Mixotrophic Dinoflagellates: Elucidating the Relative Importance of Grazing and Photosynthesis in Chesapeake Bay

Principal Investigator:

Greg Silsbe

Start/End Year:

2018 - 2020


Horn Point Laboratory, University of Maryland Center for Environmental Science

Co-Principal Investigator:

Sairah Malkin, Horn Point Laboratory, University of Maryland Center for Environmental Science


Strategic focus area:

Healthy coastal ecosystems


Microbial communities govern the transformation of energy, carbon, and nutrients in aquatic ecosystems. In Chesapeake Bay (CB), microbes drives seasonal hypoxia and and forms the base of the foodweb that sustains important commercial and cultural fisheries including oysters, crabs, and striped bass. The efficacy of virtually any management plan that seeks to improve the health and resilience of CB intrinsically requires a fundamental understanding of these tiny but mighty organisms. 

In aquatic ecosystems the traditional dichotomy between plant (producer) and animal (consumer) lifestyles is blurred by the nearly ubiquitous ability of unicellular plankton to acquire energy and/or nutrients by combining both strategies. Mixotrophy is broadly defined as the combined ability of a single organism to operate both as a photoautotroph and as a heterotroph. This strategy is so competitively successful, that this capability is now known to occur throughout the world’s oceans including the subestuaries of the CB. Yet, despite its ubiquity, our understanding of mixotrophy is still in its infancy. Our understanding is still limited in part because our foodweb models have not yet caught up to our emerging understanding of its quantitative role. The overwhelming majority of biogeochemical models, including the CB Environmental Model Package (CBEMP), define microorganisms as strict photoautotrophs or heterotrophs. This has major implications for our understanding of organic matter cycling in aquatic foodwebs. The inclusion of mixotrophy in these models has startling consequences, revealing significantly more trophic transfer. By improving our understanding of the ecology of dinoflagellates, key mixotrophic organisms in the CB, and including their role in the CBEMP, could be transformative for predicting spring blooms, magnitude of seasonal hypoxia, and zooplankton production.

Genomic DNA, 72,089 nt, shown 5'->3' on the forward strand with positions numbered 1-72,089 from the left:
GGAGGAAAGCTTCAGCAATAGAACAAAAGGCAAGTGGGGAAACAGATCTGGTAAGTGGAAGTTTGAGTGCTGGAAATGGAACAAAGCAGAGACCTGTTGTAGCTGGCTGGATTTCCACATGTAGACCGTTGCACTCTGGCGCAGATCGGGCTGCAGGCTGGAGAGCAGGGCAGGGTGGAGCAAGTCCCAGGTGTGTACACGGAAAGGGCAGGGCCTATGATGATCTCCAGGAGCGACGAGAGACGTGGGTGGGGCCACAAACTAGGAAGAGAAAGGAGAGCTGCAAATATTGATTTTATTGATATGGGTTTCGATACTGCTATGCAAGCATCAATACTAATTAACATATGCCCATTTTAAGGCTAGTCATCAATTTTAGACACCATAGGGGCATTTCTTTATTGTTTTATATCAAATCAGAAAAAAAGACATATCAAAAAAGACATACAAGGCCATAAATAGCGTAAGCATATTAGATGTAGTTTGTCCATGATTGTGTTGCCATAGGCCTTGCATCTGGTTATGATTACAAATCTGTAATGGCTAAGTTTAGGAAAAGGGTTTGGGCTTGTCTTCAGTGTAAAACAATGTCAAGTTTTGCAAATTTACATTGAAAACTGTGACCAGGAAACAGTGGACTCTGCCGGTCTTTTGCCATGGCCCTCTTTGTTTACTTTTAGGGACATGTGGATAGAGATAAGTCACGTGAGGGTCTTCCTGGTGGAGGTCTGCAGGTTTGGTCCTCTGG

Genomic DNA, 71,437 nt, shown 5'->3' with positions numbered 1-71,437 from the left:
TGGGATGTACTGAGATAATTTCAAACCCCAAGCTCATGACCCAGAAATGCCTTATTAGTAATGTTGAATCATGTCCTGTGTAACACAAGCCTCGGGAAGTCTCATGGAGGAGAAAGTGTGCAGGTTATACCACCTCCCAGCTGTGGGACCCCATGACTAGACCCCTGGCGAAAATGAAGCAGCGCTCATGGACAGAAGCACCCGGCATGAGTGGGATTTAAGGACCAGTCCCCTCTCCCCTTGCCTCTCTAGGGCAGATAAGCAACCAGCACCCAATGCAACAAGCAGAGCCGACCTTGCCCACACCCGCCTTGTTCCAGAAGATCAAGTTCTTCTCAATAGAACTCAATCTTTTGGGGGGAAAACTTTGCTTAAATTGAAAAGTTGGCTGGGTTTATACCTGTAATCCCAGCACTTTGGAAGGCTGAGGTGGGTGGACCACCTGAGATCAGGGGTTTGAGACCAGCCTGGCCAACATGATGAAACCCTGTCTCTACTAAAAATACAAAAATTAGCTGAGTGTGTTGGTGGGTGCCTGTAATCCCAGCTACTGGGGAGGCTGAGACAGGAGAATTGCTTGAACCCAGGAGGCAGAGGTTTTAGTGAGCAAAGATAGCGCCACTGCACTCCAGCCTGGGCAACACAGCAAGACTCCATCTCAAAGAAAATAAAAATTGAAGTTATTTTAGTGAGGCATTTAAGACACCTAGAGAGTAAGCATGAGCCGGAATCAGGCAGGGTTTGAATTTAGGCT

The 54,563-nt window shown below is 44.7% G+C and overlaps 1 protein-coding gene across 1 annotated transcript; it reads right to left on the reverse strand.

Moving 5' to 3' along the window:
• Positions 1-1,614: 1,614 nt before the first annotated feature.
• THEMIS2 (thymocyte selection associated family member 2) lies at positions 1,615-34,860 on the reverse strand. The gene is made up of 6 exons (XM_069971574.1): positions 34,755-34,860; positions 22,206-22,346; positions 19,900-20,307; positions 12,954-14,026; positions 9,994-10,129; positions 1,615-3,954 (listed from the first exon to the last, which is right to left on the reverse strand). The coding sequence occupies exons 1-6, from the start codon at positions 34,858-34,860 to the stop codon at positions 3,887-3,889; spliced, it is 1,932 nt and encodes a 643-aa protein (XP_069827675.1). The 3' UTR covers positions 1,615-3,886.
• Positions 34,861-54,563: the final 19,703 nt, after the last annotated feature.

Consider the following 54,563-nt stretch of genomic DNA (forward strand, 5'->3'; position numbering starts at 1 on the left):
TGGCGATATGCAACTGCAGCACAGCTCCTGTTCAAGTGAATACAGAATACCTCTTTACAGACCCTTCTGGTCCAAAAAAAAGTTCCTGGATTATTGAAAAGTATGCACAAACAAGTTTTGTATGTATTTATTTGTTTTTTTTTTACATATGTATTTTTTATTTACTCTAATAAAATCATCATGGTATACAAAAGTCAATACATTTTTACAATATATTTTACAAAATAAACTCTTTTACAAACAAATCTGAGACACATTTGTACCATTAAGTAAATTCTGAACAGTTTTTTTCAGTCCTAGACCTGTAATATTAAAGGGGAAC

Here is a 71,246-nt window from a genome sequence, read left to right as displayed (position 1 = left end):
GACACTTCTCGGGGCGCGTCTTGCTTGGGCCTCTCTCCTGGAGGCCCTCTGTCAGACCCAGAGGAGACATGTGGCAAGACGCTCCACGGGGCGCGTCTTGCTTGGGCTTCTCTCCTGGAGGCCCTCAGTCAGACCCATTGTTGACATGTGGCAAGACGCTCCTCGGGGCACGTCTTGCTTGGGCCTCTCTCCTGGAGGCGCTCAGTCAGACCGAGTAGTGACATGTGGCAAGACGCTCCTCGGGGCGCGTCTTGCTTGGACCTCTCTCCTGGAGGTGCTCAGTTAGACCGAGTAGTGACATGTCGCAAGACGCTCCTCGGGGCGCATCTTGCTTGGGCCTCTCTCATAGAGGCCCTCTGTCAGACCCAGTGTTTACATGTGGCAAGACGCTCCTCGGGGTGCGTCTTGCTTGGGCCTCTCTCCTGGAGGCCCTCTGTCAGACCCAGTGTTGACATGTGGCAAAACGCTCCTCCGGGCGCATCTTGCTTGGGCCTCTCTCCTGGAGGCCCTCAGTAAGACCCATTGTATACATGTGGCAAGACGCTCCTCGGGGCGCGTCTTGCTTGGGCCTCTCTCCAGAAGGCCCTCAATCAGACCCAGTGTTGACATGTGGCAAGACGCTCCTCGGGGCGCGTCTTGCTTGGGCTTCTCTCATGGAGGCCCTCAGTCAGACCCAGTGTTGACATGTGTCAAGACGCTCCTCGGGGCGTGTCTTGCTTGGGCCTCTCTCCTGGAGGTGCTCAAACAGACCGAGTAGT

The objective of this study is to understand the role of mixotrophic dinoflagellates in CB, and collect relevant physiological data to permit their inclusion in the CBEMP and related models. In the main stem of CB, the annual chlorophyll and particulate organic carbon (POC) maxima do not correspond to a spring or summer diatom bloom, but rather, surprisingly occur beneath the pycnocline in mesohaline waters in the winter. Their survival during this time suggests they are operating mixotrophically. Despite their prevalence, unique lifestyle, and importance in trophic transfer, dinoflagellates are currently not represented in the CBEMP. The proposed research seeks to improve the accuracy of the CBEMP through two related objectives. The first is to understand the composition and fate of the large pool of particulate organic carbon and associated chlorophyll found in the dark bottom waters of CB during the winter. The second is to understand the quantitative role of dinoflagellates in the CB.